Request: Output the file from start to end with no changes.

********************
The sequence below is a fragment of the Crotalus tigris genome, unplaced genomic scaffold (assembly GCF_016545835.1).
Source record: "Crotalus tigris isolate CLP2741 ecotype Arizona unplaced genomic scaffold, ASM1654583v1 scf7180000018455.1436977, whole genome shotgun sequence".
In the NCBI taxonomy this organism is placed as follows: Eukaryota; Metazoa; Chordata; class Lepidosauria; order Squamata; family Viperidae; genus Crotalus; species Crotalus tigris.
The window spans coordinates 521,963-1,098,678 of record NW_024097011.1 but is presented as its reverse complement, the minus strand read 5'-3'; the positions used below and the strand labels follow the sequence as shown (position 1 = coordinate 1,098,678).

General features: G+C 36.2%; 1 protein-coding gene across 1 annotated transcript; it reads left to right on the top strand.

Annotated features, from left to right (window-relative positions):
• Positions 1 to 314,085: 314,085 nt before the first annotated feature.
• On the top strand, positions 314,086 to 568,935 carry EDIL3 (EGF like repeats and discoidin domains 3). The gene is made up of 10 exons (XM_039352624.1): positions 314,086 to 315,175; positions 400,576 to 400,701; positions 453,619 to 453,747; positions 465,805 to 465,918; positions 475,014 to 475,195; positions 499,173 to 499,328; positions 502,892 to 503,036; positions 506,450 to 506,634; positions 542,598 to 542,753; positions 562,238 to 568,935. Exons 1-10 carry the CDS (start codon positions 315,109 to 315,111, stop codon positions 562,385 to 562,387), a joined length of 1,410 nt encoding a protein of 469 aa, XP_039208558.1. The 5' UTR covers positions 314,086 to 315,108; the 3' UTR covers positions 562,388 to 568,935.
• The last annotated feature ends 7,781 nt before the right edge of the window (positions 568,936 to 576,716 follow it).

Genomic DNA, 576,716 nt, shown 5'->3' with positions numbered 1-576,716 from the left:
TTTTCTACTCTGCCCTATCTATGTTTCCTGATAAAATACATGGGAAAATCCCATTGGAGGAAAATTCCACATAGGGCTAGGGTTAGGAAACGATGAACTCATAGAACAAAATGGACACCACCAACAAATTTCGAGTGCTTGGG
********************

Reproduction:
The sequence below is a fragment of the Crotalus tigris genome, unplaced genomic scaffold (assembly GCF_016545835.1).
Source record: "Crotalus tigris isolate CLP2741 ecotype Arizona unplaced genomic scaffold, ASM1654583v1 scf7180000018455.1436977, whole genome shotgun sequence".
In the NCBI taxonomy this organism is placed as follows: Eukaryota; Metazoa; Chordata; class Lepidosauria; order Squamata; family Viperidae; genus Crotalus; species Crotalus tigris.
The window spans coordinates 521,963-1,098,678 of record NW_024097011.1 but is presented as its reverse complement, the minus strand read 5'-3'; the positions used below and the strand labels follow the sequence as shown (position 1 = coordinate 1,098,678).

General features: G+C 36.2%; 1 protein-coding gene across 1 annotated transcript; it reads left to right on the top strand.

Annotated features, from left to right (window-relative positions):
• Positions 1 to 314,085: 314,085 nt before the first annotated feature.
• On the top strand, positions 314,086 to 568,935 carry EDIL3 (EGF like repeats and discoidin domains 3). The gene is made up of 10 exons (XM_039352624.1): positions 314,086 to 315,175; positions 400,576 to 400,701; positions 453,619 to 453,747; positions 465,805 to 465,918; positions 475,014 to 475,195; positions 499,173 to 499,328; positions 502,892 to 503,036; positions 506,450 to 506,634; positions 542,598 to 542,753; positions 562,238 to 568,935. Exons 1-10 carry the CDS (start codon positions 315,109 to 315,111, stop codon positions 562,385 to 562,387), a joined length of 1,410 nt encoding a protein of 469 aa, XP_039208558.1. The 5' UTR covers positions 314,086 to 315,108; the 3' UTR covers positions 562,388 to 568,935.
• The last annotated feature ends 7,781 nt before the right edge of the window (positions 568,936 to 576,716 follow it).

Genomic DNA, 576,716 nt, shown 5'->3' with positions numbered 1-576,716 from the left:
TTTTCTACTCTGCCCTATCTATGTTTCCTGATAAAATACATGGGAAAATCCCATTGGAGGAAAATTCCACATAGGGCTAGGGTTAGGAAACGATGAACTCATAGAACAAAATGGACACCACCAACAAATTTCGAGTGCTTGGG